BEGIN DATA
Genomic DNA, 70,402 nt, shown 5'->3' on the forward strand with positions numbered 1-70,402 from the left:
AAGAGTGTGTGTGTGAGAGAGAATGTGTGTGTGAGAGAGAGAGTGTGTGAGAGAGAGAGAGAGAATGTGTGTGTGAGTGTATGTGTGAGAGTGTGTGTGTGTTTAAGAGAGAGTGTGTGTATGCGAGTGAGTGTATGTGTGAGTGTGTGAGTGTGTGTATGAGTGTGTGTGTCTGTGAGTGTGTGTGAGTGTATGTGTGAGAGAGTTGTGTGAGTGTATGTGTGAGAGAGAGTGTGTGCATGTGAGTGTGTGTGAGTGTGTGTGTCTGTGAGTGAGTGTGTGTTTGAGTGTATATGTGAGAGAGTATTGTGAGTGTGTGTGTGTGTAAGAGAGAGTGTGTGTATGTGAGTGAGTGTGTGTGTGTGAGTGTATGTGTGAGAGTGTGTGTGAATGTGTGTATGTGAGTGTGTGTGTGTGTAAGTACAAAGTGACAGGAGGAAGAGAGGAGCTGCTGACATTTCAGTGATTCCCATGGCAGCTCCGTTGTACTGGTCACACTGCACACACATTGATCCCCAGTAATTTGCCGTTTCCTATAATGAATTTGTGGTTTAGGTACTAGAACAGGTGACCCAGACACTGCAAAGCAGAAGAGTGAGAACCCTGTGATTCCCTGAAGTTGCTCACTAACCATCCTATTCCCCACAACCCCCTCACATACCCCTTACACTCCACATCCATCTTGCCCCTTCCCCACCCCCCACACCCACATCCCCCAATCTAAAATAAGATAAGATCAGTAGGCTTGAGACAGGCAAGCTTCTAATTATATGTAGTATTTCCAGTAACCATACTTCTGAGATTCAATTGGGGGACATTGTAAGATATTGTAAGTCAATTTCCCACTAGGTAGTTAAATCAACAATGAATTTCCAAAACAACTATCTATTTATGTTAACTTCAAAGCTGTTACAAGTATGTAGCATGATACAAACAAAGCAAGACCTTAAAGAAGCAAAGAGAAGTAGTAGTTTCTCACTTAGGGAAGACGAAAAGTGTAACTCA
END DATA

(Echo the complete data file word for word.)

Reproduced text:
Genomic DNA, 70,402 nt, shown 5'->3' on the forward strand with positions numbered 1-70,402 from the left:
AAGAGTGTGTGTGTGAGAGAGAATGTGTGTGTGAGAGAGAGAGTGTGTGAGAGAGAGAGAGAGAATGTGTGTGTGAGTGTATGTGTGAGAGTGTGTGTGTGTTTAAGAGAGAGTGTGTGTATGCGAGTGAGTGTATGTGTGAGTGTGTGAGTGTGTGTATGAGTGTGTGTGTCTGTGAGTGTGTGTGAGTGTATGTGTGAGAGAGTTGTGTGAGTGTATGTGTGAGAGAGAGTGTGTGCATGTGAGTGTGTGTGAGTGTGTGTGTCTGTGAGTGAGTGTGTGTTTGAGTGTATATGTGAGAGAGTATTGTGAGTGTGTGTGTGTGTAAGAGAGAGTGTGTGTATGTGAGTGAGTGTGTGTGTGTGAGTGTATGTGTGAGAGTGTGTGTGAATGTGTGTATGTGAGTGTGTGTGTGTGTAAGTACAAAGTGACAGGAGGAAGAGAGGAGCTGCTGACATTTCAGTGATTCCCATGGCAGCTCCGTTGTACTGGTCACACTGCACACACATTGATCCCCAGTAATTTGCCGTTTCCTATAATGAATTTGTGGTTTAGGTACTAGAACAGGTGACCCAGACACTGCAAAGCAGAAGAGTGAGAACCCTGTGATTCCCTGAAGTTGCTCACTAACCATCCTATTCCCCACAACCCCCTCACATACCCCTTACACTCCACATCCATCTTGCCCCTTCCCCACCCCCCACACCCACATCCCCCAATCTAAAATAAGATAAGATCAGTAGGCTTGAGACAGGCAAGCTTCTAATTATATGTAGTATTTCCAGTAACCATACTTCTGAGATTCAATTGGGGGACATTGTAAGATATTGTAAGTCAATTTCCCACTAGGTAGTTAAATCAACAATGAATTTCCAAAACAACTATCTATTTATGTTAACTTCAAAGCTGTTACAAGTATGTAGCATGATACAAACAAAGCAAGACCTTAAAGAAGCAAAGAGAAGTAGTAGTTTCTCACTTAGGGAAGACGAAAAGTGTAACTCA